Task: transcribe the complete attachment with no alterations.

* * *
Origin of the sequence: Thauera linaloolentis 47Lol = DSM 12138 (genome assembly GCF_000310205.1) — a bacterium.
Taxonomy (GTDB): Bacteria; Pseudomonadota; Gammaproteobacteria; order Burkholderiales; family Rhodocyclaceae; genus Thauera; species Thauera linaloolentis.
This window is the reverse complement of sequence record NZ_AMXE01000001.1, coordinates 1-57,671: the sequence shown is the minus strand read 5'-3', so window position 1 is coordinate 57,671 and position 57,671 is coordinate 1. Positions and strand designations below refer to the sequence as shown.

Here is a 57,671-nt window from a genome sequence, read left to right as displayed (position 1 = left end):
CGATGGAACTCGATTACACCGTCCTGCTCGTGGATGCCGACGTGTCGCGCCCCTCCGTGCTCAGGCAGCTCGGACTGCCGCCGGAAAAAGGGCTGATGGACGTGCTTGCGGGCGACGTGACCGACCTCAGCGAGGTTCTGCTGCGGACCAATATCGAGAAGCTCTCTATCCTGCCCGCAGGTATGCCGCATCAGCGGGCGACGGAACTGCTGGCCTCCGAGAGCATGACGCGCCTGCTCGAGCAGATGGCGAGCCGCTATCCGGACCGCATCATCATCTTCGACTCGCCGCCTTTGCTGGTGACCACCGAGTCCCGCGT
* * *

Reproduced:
Origin of the sequence: Thauera linaloolentis 47Lol = DSM 12138 (genome assembly GCF_000310205.1) — a bacterium.
Taxonomy (GTDB): Bacteria; Pseudomonadota; Gammaproteobacteria; order Burkholderiales; family Rhodocyclaceae; genus Thauera; species Thauera linaloolentis.
This window is the reverse complement of sequence record NZ_AMXE01000001.1, coordinates 1-57,671: the sequence shown is the minus strand read 5'-3', so window position 1 is coordinate 57,671 and position 57,671 is coordinate 1. Positions and strand designations below refer to the sequence as shown.

Here is a 57,671-nt window from a genome sequence, read left to right as displayed (position 1 = left end):
CGATGGAACTCGATTACACCGTCCTGCTCGTGGATGCCGACGTGTCGCGCCCCTCCGTGCTCAGGCAGCTCGGACTGCCGCCGGAAAAAGGGCTGATGGACGTGCTTGCGGGCGACGTGACCGACCTCAGCGAGGTTCTGCTGCGGACCAATATCGAGAAGCTCTCTATCCTGCCCGCAGGTATGCCGCATCAGCGGGCGACGGAACTGCTGGCCTCCGAGAGCATGACGCGCCTGCTCGAGCAGATGGCGAGCCGCTATCCGGACCGCATCATCATCTTCGACTCGCCGCCTTTGCTGGTGACCACCGAGTCCCGCGT